In the previous post, Twists and Plies Part 1, you read about twists as it pertains to yarn and how it affects crochet stitches. Another consideration is the ply of the yarn. As the yarn strand comes off the spinning wheel or machine, it is twisted to make it stronger or thicker. A yarn is plied when two or more strands are twisted together. These strands are twisted in the opposite direction than the way they came off the wheel. This means that if the original strand is twisted in a clockwise direction (Z twist), then the strands are plied together in a counter-clockwise direction (S twist). The opposing twists keep the strands together.
In the US, the number preceding the word “-ply” indicates the number of single strands of spun yarn that are twisted together. Some countries use it as a shorthand for the overall thickness of the yarn. As we will see, a large number of strands does not necessarily make up a thick yarn. Plying strands together can create a whole new look to the yarn with the addition of textures and colors. The addition of more strands enhances durability and sometimes weight. Many yarn enthusiasts can tell from the number of strands in the ply how well the finished item will turn out.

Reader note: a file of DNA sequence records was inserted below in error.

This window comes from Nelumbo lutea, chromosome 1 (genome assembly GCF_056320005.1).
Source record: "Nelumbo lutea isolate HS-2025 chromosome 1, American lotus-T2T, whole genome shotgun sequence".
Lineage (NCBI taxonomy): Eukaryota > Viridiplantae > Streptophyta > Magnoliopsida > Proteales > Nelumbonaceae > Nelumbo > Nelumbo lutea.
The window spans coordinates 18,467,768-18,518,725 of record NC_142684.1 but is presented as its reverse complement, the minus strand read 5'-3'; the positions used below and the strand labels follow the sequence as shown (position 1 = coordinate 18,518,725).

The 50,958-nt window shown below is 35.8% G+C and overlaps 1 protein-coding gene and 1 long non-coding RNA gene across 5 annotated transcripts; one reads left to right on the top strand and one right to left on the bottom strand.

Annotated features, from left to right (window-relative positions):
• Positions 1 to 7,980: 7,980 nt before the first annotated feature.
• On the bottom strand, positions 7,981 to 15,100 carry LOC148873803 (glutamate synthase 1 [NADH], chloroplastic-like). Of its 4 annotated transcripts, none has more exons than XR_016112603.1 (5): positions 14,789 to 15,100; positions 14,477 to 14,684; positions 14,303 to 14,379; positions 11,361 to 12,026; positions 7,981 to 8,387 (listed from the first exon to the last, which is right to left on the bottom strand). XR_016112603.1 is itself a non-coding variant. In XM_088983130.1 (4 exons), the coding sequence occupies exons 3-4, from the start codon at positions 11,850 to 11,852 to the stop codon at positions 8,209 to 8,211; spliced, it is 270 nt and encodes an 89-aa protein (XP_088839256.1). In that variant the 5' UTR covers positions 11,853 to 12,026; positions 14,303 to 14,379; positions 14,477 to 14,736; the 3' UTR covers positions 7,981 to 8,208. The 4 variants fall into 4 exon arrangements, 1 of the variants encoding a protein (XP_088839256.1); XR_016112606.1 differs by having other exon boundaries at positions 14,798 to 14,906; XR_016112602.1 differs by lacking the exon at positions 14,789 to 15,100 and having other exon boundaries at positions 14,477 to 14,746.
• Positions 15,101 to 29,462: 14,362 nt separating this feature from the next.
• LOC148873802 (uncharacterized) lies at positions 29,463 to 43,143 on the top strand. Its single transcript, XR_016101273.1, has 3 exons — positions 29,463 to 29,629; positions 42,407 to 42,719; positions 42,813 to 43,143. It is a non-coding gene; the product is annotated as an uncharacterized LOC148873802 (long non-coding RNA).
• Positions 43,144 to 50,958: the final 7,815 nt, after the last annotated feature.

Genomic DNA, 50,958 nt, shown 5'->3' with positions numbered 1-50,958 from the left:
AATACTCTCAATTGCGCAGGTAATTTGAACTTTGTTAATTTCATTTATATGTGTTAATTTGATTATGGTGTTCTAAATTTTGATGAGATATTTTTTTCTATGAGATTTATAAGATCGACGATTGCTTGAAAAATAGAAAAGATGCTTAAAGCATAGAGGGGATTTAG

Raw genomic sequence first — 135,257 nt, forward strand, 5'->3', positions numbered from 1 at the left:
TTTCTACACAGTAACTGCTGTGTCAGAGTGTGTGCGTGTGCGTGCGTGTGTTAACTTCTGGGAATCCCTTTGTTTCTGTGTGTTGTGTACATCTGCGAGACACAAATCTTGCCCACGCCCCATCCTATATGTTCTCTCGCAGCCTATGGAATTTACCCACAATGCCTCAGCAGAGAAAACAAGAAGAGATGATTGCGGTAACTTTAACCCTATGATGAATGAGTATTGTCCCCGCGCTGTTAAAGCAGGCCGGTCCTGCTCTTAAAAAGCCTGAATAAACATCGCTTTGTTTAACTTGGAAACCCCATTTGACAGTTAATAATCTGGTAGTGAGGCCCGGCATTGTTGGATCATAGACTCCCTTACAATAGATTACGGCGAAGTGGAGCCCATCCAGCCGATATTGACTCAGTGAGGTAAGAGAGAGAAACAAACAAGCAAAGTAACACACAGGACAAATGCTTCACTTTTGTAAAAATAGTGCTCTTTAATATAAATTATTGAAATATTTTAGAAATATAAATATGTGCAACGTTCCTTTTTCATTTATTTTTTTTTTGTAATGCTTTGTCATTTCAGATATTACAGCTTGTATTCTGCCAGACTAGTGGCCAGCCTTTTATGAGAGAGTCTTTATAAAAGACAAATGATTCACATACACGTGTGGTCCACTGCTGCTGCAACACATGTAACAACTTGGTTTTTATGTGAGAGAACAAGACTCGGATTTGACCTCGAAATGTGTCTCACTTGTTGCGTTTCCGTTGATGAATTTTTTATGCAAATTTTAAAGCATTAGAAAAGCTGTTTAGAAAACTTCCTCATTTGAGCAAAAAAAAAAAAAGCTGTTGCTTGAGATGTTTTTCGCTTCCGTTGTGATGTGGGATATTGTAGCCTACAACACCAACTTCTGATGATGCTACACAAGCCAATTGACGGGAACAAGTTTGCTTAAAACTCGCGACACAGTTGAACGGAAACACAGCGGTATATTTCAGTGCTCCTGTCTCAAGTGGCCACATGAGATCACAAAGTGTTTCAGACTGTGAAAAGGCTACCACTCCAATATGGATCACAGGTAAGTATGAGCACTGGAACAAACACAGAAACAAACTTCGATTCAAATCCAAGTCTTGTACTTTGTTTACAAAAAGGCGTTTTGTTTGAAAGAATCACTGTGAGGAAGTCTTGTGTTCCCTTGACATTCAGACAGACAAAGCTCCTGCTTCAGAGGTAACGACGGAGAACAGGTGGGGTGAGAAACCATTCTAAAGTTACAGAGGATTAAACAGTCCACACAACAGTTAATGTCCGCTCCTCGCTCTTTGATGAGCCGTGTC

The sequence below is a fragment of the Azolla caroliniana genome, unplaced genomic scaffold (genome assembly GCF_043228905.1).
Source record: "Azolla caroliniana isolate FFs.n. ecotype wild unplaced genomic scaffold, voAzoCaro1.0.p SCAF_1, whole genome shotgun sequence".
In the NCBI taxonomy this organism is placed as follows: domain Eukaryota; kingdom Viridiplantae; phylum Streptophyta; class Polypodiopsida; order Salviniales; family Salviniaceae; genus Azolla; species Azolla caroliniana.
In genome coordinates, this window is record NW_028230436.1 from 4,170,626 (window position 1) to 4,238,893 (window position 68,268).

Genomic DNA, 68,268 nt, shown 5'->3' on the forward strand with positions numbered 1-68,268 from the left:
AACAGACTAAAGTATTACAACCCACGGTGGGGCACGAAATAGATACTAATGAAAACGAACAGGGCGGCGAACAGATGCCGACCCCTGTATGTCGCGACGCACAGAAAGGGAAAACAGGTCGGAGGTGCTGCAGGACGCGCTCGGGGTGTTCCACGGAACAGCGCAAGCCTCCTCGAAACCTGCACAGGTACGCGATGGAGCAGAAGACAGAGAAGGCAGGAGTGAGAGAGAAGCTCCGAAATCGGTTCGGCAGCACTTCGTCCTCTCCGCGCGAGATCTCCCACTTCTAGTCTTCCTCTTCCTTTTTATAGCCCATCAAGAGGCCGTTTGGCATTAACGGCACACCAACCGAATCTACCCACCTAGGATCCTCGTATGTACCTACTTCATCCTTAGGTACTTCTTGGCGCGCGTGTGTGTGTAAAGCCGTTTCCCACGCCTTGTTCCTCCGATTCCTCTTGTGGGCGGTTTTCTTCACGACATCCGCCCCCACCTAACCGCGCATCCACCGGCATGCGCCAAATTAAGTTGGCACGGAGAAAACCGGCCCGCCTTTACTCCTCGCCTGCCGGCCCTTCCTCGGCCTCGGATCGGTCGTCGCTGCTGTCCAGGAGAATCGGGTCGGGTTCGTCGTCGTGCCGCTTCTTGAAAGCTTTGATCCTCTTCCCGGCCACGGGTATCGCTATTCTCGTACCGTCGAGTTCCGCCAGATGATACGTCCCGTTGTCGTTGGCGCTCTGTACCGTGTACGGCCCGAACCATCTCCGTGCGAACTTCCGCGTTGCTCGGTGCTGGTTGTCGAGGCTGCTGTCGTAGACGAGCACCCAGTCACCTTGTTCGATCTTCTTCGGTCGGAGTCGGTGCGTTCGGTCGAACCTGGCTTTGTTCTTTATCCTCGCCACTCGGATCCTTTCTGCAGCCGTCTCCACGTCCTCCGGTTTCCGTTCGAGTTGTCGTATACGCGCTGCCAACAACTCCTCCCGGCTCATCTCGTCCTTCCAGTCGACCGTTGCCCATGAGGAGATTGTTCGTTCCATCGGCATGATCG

There is even a different shape to the yarn when looked at in cross-section, and this shape can affect stitch definition. Some examples include singles =roundish but flattens easily; 2-ply = oval, soft stitches; 3-ply = rounder but does not flatten.
Fingering weight singles
2-ply chunky weight
3-ply in chunky, worsted, and sport weights
There are more types of plies like 4-ply, 5-ply and multiples; there is chain ply – also called chainette — and cabled ply. Multiples generally are spun from very fine yarn in an S twist, then pairs of these are spun in a Z twist. Finally, the pairs are spun in 2s or 3s in another S twist. Even though these contain multiple strands of fiber, the overall weight is reduced because it starts with very fine yarn and includes a lot of air space. A single of the same size would consist of solid fiber instead. Chain plies are used with fibers with little elasticity, such as silk, linen, bamboo, and other plant fibers, because the construction gives the fiber a bit of stretch.
4-ply in worsted weights
Yarn with multiples, 12 altogether.
Cotton Classic with a chain ply which allows the cotton to be more elastic than a cotton like Sugar and Cream which is a 4-ply.
As you can guess, singles are much more likely to show signs of weakness–you can pull the fiber apart from itself. They are susceptible to pilling and wear. 3-ply yarns are perfect for projects that get a lot of wear and abrasion, like socks. A recent trend has been to use yarns that are not plied at all but the strands simply lay next to each other.
Unplied yarn, left Red Heart It’s A Wrap, right Katia